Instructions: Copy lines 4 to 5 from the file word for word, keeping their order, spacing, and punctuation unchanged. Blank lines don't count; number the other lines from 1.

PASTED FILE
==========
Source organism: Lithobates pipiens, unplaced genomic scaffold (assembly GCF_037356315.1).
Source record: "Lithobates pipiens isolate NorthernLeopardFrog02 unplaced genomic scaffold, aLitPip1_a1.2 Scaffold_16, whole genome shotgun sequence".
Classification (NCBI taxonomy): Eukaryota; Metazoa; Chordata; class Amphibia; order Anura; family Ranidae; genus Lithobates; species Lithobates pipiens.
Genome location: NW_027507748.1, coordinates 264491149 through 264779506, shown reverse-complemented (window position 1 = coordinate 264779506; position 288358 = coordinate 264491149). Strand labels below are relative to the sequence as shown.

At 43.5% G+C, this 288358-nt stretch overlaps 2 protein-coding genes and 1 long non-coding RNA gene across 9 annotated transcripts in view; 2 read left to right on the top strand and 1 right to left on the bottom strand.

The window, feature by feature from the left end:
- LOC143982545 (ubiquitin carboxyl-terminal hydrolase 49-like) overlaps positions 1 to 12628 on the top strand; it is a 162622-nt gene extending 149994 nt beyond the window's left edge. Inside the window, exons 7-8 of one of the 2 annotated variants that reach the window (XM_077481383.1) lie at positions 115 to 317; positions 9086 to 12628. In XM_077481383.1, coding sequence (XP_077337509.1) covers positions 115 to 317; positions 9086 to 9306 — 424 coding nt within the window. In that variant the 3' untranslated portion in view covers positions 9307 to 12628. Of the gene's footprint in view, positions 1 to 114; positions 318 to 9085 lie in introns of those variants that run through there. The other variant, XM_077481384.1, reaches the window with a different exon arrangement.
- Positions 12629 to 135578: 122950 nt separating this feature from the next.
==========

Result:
Genome location: NW_027507748.1, coordinates 264491149 through 264779506, shown reverse-complemented (window position 1 = coordinate 264779506; position 288358 = coordinate 264491149). Strand labels below are relative to the sequence as shown.

At 43.5% G+C, this 288358-nt stretch overlaps 2 protein-coding genes and 1 long non-coding RNA gene across 9 annotated transcripts in view; 2 read left to right on the top strand and 1 right to left on the bottom strand.